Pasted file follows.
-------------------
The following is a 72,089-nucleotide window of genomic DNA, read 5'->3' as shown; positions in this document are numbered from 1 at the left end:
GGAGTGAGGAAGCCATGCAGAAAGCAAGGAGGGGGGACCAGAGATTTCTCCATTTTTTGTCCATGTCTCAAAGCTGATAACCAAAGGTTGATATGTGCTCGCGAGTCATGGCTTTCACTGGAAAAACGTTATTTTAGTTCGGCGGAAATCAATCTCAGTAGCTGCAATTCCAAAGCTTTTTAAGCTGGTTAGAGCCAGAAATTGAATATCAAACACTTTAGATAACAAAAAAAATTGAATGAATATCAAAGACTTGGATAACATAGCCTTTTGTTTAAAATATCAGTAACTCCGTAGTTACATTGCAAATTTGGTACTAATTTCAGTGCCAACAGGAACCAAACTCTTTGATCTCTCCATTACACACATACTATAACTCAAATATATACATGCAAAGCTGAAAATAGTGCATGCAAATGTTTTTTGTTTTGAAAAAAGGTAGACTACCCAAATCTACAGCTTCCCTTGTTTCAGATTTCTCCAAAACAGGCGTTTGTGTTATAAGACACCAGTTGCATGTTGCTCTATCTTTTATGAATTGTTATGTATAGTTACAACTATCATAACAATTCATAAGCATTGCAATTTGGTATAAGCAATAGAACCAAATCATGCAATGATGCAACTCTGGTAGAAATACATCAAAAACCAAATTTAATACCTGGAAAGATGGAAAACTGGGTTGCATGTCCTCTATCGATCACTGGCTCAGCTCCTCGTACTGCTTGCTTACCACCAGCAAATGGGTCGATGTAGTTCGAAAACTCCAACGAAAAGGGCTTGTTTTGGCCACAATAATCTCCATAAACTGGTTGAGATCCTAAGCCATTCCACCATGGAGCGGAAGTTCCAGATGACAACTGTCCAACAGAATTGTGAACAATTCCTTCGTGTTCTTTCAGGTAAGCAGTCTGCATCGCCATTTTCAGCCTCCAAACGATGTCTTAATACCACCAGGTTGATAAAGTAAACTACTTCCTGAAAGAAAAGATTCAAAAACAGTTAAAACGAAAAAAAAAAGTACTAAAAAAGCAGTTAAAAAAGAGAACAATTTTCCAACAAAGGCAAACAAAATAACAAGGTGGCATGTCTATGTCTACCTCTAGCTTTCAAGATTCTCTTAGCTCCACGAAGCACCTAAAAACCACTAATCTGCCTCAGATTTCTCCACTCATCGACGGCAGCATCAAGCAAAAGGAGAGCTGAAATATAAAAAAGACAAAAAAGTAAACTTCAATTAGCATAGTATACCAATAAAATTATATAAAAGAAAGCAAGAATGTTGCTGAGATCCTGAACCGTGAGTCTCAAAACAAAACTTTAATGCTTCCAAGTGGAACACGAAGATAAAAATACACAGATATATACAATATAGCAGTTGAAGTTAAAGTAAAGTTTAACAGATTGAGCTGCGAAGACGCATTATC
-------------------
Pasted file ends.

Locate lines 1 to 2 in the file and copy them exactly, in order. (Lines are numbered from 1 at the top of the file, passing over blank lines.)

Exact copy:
The following is a 72,089-nucleotide window of genomic DNA, read 5'->3' as shown; positions in this document are numbered from 1 at the left end:
GGAGTGAGGAAGCCATGCAGAAAGCAAGGAGGGGGGACCAGAGATTTCTCCATTTTTTGTCCATGTCTCAAAGCTGATAACCAAAGGTTGATATGTGCTCGCGAGTCATGGCTTTCACTGGAAAAACGTTATTTTAGTTCGGCGGAAATCAATCTCAGTAGCTGCAATTCCAAAGCTTTTTAAGCTGGTTAGAGCCAGAAATTGAATATCAAACACTTTAGATAACAAAAAAAATTGAATGAATATCAAAGACTTGGATAACATAGCCTTTTGTTTAAAATATCAGTAACTCCGTAGTTACATTGCAAATTTGGTACTAATTTCAGTGCCAACAGGAACCAAACTCTTTGATCTCTCCATTACACACATACTATAACTCAAATATATACATGCAAAGCTGAAAATAGTGCATGCAAATGTTTTTTGTTTTGAAAAAAGGTAGACTACCCAAATCTACAGCTTCCCTTGTTTCAGATTTCTCCAAAACAGGCGTTTGTGTTATAAGACACCAGTTGCATGTTGCTCTATCTTTTATGAATTGTTATGTATAGTTACAACTATCATAACAATTCATAAGCATTGCAATTTGGTATAAGCAATAGAACCAAATCATGCAATGATGCAACTCTGGTAGAAATACATCAAAAACCAAATTTAATACCTGGAAAGATGGAAAACTGGGTTGCATGTCCTCTATCGATCACTGGCTCAGCTCCTCGTACTGCTTGCTTACCACCAGCAAATGGGTCGATGTAGTTCGAAAACTCCAACGAAAAGGGCTTGTTTTGGCCACAATAATCTCCATAAACTGGTTGAGATCCTAAGCCATTCCACCATGGAGCGGAAGTTCCAGATGACAACTGTCCAACAGAATTGTGAACAATTCCTTCGTGTTCTTTCAGGTAAGCAGTCTGCATCGCCATTTTCAGCCTCCAAACGATGTCTTAATACCACCAGGTTGATAAAGTAAACTACTTCCTGAAAGAAAAGATTCAAAAACAGTTAAAACGAAAAAAAAAAGTACTAAAAAAGCAGTTAAAAAAGAGAACAATTTTCCAACAAAGGCAAACAAAATAACAAGGTGGCATGTCTATGTCTACCTCTAGCTTTCAAGATTCTCTTAGCTCCACGAAGCACCTAAAAACCACTAATCTGCCTCAGATTTCTCCACTCATCGACGGCAGCATCAAGCAAAAGGAGAGCTGAAATATAAAAAAGACAAAAAAGTAAACTTCAATTAGCATAGTATACCAATAAAATTATATAAAAGAAAGCAAGAATGTTGCTGAGATCCTGAACCGTGAGTCTCAAAACAAAACTTTAATGCTTCCAAGTGGAACACGAAGATAAAAATACACAGATATATACAATATAGCAGTTGAAGTTAAAGTAAAGTTTAACAGATTGAGCTGCGAAGACGCATTATC